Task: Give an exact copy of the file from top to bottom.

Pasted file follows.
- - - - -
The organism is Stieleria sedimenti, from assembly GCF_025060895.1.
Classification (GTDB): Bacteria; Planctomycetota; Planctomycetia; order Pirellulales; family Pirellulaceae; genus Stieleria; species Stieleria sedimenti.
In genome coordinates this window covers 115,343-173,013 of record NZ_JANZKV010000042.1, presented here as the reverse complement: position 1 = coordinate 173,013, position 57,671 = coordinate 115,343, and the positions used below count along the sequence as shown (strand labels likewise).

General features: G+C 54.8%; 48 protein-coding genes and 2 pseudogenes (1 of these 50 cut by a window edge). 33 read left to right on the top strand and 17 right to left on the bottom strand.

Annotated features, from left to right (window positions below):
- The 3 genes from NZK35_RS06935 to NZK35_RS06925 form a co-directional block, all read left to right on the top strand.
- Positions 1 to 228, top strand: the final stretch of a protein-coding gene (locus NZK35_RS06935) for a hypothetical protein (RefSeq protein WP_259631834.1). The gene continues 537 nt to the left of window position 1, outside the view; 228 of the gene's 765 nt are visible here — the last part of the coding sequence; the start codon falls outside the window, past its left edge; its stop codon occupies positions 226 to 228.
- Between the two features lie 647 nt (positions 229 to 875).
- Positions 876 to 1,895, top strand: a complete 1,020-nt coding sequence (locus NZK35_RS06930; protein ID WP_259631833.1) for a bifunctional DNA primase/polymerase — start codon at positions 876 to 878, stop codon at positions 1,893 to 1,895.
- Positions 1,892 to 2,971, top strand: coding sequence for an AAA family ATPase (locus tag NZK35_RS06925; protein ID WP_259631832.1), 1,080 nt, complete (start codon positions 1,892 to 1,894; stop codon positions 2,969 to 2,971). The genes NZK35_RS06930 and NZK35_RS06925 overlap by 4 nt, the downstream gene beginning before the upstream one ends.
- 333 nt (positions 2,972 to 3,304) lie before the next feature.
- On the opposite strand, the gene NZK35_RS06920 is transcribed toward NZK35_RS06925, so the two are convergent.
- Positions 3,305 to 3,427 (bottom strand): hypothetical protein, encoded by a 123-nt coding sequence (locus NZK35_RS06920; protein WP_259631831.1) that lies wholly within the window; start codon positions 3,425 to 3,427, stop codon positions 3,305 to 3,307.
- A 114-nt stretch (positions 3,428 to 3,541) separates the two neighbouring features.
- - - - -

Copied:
The organism is Stieleria sedimenti, from assembly GCF_025060895.1.
Classification (GTDB): Bacteria; Planctomycetota; Planctomycetia; order Pirellulales; family Pirellulaceae; genus Stieleria; species Stieleria sedimenti.
In genome coordinates this window covers 115,343-173,013 of record NZ_JANZKV010000042.1, presented here as the reverse complement: position 1 = coordinate 173,013, position 57,671 = coordinate 115,343, and the positions used below count along the sequence as shown (strand labels likewise).

General features: G+C 54.8%; 48 protein-coding genes and 2 pseudogenes (1 of these 50 cut by a window edge). 33 read left to right on the top strand and 17 right to left on the bottom strand.

Annotated features, from left to right (window positions below):
- The 3 genes from NZK35_RS06935 to NZK35_RS06925 form a co-directional block, all read left to right on the top strand.
- Positions 1 to 228, top strand: the final stretch of a protein-coding gene (locus NZK35_RS06935) for a hypothetical protein (RefSeq protein WP_259631834.1). The gene continues 537 nt to the left of window position 1, outside the view; 228 of the gene's 765 nt are visible here — the last part of the coding sequence; the start codon falls outside the window, past its left edge; its stop codon occupies positions 226 to 228.
- Between the two features lie 647 nt (positions 229 to 875).
- Positions 876 to 1,895, top strand: a complete 1,020-nt coding sequence (locus NZK35_RS06930; protein ID WP_259631833.1) for a bifunctional DNA primase/polymerase — start codon at positions 876 to 878, stop codon at positions 1,893 to 1,895.
- Positions 1,892 to 2,971, top strand: coding sequence for an AAA family ATPase (locus tag NZK35_RS06925; protein ID WP_259631832.1), 1,080 nt, complete (start codon positions 1,892 to 1,894; stop codon positions 2,969 to 2,971). The genes NZK35_RS06930 and NZK35_RS06925 overlap by 4 nt, the downstream gene beginning before the upstream one ends.
- 333 nt (positions 2,972 to 3,304) lie before the next feature.
- On the opposite strand, the gene NZK35_RS06920 is transcribed toward NZK35_RS06925, so the two are convergent.
- Positions 3,305 to 3,427 (bottom strand): hypothetical protein, encoded by a 123-nt coding sequence (locus NZK35_RS06920; protein WP_259631831.1) that lies wholly within the window; start codon positions 3,425 to 3,427, stop codon positions 3,305 to 3,307.
- A 114-nt stretch (positions 3,428 to 3,541) separates the two neighbouring features.